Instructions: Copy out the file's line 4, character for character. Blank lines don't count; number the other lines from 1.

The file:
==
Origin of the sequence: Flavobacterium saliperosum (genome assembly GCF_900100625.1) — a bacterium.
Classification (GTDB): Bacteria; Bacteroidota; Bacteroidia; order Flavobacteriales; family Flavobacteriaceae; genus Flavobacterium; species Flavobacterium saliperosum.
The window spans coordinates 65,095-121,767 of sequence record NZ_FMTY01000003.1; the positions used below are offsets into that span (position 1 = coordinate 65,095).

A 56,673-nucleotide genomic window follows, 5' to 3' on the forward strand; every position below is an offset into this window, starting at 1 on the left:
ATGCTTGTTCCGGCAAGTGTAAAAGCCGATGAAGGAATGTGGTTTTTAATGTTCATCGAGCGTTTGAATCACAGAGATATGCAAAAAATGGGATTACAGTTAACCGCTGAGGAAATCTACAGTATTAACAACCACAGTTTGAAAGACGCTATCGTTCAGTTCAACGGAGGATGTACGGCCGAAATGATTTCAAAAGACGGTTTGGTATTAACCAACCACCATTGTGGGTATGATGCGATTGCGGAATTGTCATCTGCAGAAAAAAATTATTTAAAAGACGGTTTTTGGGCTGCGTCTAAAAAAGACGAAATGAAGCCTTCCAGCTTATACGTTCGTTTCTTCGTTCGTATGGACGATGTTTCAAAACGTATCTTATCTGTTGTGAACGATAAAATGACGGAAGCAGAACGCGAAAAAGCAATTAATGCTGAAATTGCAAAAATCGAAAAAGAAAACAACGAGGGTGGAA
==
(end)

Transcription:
A 56,673-nucleotide genomic window follows, 5' to 3' on the forward strand; every position below is an offset into this window, starting at 1 on the left: